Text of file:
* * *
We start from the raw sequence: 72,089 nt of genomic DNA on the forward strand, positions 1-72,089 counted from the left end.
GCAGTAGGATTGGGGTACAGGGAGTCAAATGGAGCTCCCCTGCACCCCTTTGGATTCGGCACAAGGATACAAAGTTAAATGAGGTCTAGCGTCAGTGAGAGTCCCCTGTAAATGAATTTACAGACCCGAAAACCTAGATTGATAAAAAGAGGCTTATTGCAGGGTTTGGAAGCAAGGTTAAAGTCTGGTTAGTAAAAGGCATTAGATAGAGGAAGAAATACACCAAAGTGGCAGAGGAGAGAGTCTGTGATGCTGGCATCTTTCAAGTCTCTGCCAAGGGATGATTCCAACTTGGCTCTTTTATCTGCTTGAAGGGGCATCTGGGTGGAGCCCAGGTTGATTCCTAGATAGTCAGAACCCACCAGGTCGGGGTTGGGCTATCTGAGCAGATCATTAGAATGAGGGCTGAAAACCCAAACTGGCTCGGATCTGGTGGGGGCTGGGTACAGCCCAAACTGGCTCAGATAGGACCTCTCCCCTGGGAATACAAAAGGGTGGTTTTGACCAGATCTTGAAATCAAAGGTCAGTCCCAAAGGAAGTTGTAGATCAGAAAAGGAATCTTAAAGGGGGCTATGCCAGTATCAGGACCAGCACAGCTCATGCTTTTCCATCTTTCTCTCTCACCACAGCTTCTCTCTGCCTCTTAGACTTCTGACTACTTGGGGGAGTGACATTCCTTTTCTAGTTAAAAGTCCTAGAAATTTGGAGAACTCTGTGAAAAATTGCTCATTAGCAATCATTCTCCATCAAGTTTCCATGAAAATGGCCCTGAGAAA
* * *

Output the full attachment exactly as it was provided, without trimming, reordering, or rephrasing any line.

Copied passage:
We start from the raw sequence: 72,089 nt of genomic DNA on the forward strand, positions 1-72,089 counted from the left end.
GCAGTAGGATTGGGGTACAGGGAGTCAAATGGAGCTCCCCTGCACCCCTTTGGATTCGGCACAAGGATACAAAGTTAAATGAGGTCTAGCGTCAGTGAGAGTCCCCTGTAAATGAATTTACAGACCCGAAAACCTAGATTGATAAAAAGAGGCTTATTGCAGGGTTTGGAAGCAAGGTTAAAGTCTGGTTAGTAAAAGGCATTAGATAGAGGAAGAAATACACCAAAGTGGCAGAGGAGAGAGTCTGTGATGCTGGCATCTTTCAAGTCTCTGCCAAGGGATGATTCCAACTTGGCTCTTTTATCTGCTTGAAGGGGCATCTGGGTGGAGCCCAGGTTGATTCCTAGATAGTCAGAACCCACCAGGTCGGGGTTGGGCTATCTGAGCAGATCATTAGAATGAGGGCTGAAAACCCAAACTGGCTCGGATCTGGTGGGGGCTGGGTACAGCCCAAACTGGCTCAGATAGGACCTCTCCCCTGGGAATACAAAAGGGTGGTTTTGACCAGATCTTGAAATCAAAGGTCAGTCCCAAAGGAAGTTGTAGATCAGAAAAGGAATCTTAAAGGGGGCTATGCCAGTATCAGGACCAGCACAGCTCATGCTTTTCCATCTTTCTCTCTCACCACAGCTTCTCTCTGCCTCTTAGACTTCTGACTACTTGGGGGAGTGACATTCCTTTTCTAGTTAAAAGTCCTAGAAATTTGGAGAACTCTGTGAAAAATTGCTCATTAGCAATCATTCTCCATCAAGTTTCCATGAAAATGGCCCTGAGAAA